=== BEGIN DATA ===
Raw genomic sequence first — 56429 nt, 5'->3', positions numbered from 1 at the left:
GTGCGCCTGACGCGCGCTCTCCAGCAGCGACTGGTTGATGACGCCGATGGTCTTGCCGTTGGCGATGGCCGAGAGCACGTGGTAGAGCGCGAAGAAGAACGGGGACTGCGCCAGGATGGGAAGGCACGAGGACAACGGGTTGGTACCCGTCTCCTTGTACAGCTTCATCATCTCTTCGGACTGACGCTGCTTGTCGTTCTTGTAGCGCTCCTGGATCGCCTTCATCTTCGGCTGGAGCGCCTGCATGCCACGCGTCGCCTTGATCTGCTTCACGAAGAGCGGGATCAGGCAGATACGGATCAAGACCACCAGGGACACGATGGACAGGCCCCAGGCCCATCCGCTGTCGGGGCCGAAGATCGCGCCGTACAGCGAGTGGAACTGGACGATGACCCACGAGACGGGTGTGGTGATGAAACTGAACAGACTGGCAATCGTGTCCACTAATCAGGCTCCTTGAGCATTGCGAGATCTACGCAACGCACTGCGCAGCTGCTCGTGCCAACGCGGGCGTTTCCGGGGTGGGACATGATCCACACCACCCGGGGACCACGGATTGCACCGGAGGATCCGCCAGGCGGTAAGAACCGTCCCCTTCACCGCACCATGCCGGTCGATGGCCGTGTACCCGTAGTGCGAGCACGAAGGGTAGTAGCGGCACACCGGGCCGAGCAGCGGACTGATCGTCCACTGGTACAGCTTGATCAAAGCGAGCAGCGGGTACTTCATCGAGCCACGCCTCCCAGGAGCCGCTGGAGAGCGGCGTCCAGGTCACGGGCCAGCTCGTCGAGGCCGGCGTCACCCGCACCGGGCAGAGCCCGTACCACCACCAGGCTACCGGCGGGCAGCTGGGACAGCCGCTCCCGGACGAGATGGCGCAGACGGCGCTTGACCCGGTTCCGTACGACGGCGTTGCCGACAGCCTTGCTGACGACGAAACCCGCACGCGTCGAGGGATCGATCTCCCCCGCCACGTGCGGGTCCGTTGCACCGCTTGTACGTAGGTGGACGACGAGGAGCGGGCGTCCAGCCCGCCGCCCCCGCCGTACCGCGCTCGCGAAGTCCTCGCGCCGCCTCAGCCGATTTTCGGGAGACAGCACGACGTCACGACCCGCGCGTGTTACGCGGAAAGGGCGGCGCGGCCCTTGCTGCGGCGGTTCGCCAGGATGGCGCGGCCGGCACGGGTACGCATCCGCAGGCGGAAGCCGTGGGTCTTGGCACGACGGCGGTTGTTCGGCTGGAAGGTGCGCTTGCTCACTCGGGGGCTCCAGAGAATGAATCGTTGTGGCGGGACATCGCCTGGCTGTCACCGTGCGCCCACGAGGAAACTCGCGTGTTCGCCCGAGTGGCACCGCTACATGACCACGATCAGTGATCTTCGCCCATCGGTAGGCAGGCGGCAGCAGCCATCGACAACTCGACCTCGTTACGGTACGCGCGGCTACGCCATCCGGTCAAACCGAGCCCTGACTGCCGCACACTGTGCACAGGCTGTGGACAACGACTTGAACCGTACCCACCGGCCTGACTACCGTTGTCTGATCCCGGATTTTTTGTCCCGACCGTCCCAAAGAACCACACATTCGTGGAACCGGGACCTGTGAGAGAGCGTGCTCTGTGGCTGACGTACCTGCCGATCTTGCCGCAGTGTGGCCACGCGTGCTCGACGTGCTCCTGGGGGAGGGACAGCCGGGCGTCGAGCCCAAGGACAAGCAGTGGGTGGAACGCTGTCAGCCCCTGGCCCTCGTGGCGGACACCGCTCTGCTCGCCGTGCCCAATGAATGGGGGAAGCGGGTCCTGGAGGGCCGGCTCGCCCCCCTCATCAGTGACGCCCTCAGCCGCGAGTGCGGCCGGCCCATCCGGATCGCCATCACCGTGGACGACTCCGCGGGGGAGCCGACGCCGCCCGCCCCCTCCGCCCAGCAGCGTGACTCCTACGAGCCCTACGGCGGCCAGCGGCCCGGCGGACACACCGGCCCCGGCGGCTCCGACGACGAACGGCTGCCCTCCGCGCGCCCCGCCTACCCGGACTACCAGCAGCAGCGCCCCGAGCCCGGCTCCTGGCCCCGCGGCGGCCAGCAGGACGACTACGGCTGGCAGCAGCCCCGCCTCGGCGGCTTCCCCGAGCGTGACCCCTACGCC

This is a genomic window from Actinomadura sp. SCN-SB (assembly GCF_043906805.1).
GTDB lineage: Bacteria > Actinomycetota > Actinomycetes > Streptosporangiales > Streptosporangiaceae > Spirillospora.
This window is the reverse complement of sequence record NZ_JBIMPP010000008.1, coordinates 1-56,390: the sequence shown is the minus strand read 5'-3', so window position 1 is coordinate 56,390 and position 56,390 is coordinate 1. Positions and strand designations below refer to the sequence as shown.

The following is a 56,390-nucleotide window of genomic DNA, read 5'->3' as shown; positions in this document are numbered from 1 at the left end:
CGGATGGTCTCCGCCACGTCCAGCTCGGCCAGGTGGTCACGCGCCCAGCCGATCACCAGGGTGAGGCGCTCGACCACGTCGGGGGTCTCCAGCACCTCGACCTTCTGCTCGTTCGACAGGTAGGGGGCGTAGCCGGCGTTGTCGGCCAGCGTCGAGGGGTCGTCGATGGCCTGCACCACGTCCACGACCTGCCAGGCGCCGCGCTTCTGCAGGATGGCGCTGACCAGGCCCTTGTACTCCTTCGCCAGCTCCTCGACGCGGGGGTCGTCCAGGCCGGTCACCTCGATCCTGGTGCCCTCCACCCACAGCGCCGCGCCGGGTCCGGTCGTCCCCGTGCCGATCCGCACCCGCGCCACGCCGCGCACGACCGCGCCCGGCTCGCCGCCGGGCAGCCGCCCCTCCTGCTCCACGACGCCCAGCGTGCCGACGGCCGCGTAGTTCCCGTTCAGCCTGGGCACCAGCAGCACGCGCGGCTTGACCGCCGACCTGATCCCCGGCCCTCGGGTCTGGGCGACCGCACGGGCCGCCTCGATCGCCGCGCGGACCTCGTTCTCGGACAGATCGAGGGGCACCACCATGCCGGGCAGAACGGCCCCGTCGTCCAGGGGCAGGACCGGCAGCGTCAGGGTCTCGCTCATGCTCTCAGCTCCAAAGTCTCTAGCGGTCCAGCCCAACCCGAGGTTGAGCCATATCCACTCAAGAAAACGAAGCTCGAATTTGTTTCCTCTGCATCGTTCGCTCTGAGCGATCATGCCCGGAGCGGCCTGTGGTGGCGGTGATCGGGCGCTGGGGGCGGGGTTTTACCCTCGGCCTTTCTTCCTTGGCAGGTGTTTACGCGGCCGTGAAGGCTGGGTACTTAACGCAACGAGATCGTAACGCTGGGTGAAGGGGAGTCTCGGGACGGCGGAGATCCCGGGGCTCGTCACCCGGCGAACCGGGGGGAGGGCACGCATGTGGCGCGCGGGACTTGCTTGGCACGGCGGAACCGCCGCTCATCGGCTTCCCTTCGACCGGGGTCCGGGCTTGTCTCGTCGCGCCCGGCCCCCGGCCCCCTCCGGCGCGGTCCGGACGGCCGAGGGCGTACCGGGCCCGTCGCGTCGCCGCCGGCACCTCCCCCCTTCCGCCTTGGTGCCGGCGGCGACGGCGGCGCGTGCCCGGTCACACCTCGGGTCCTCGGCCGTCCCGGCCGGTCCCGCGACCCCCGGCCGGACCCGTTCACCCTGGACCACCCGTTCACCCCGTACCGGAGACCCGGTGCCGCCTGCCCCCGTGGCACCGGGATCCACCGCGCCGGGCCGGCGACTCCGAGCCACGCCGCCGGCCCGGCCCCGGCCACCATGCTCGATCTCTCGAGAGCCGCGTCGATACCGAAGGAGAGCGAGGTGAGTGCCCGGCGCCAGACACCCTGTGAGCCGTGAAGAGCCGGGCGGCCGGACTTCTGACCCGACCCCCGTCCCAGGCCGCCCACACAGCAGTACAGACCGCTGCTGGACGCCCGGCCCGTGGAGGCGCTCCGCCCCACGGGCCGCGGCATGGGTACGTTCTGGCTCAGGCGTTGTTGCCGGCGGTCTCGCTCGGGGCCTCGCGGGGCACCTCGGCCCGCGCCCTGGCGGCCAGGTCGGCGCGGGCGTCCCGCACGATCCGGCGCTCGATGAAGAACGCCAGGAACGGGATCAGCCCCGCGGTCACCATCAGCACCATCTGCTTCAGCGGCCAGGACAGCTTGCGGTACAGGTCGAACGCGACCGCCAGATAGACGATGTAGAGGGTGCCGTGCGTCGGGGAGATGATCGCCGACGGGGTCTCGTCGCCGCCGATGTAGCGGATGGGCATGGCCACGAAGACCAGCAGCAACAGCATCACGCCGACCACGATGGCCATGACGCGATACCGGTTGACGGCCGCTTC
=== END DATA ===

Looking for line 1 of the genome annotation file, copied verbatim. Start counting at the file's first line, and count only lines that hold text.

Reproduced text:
Raw genomic sequence first — 56429 nt, 5'->3', positions numbered from 1 at the left: